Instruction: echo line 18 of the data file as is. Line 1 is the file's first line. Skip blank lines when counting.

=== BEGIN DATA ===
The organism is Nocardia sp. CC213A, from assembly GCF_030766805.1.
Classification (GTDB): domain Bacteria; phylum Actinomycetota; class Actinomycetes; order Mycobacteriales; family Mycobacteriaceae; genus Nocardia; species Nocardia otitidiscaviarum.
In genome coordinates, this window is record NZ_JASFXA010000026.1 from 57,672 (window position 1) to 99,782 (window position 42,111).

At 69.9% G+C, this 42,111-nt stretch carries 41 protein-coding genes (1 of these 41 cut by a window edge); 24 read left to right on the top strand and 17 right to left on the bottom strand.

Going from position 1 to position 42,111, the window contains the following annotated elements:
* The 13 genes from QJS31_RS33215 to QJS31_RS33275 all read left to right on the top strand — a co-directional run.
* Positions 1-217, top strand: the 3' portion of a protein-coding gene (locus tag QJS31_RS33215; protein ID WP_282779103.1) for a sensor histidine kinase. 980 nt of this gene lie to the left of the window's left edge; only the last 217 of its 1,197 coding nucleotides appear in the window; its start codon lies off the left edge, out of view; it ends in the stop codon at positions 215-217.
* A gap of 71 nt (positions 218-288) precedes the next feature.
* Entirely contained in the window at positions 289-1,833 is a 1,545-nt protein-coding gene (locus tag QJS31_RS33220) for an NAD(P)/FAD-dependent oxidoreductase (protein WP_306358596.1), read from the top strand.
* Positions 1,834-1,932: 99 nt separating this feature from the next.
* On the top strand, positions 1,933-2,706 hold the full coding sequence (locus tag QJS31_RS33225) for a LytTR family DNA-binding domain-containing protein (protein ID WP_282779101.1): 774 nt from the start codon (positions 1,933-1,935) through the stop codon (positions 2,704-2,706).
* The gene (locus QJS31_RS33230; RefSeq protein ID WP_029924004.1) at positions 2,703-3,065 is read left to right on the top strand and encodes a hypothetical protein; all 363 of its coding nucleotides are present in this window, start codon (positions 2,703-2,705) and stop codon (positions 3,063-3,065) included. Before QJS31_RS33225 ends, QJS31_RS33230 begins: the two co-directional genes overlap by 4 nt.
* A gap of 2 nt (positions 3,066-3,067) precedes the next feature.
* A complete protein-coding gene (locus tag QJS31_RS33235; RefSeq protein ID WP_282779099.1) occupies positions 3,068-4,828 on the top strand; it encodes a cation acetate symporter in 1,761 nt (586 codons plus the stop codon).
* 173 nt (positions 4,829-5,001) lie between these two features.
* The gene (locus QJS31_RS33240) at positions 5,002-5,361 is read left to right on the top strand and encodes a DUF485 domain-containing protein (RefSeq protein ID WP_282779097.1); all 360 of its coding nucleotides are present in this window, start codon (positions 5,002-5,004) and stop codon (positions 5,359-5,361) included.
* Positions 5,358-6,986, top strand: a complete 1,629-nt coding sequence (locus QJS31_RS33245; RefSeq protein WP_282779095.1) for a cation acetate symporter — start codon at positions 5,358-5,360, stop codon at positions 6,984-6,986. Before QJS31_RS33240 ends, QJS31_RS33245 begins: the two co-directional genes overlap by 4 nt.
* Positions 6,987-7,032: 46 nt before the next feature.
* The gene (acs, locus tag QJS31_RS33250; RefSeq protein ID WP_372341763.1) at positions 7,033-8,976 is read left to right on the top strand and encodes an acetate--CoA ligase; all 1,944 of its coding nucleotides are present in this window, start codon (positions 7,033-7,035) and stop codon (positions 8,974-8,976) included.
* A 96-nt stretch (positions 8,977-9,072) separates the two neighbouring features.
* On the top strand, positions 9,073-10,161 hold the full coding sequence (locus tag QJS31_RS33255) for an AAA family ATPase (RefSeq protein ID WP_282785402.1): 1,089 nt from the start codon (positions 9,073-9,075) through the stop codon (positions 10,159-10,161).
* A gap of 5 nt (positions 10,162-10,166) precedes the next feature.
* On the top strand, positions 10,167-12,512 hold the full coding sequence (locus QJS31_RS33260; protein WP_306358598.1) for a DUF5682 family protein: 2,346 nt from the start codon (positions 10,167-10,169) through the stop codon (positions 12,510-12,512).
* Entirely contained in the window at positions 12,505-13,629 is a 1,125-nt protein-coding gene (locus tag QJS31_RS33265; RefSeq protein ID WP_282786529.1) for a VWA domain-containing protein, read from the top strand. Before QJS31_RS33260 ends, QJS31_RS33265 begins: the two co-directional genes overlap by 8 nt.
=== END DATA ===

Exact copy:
* Positions 6,987-7,032: 46 nt before the next feature.